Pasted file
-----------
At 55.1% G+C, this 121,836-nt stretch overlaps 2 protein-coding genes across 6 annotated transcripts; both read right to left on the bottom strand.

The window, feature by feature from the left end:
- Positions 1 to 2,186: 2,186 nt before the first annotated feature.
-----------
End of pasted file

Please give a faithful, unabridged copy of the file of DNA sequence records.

At 55.1% G+C, this 121,836-nt stretch overlaps 2 protein-coding genes across 6 annotated transcripts; both read right to left on the bottom strand.

The window, feature by feature from the left end:
- Positions 1 to 2,186: 2,186 nt before the first annotated feature.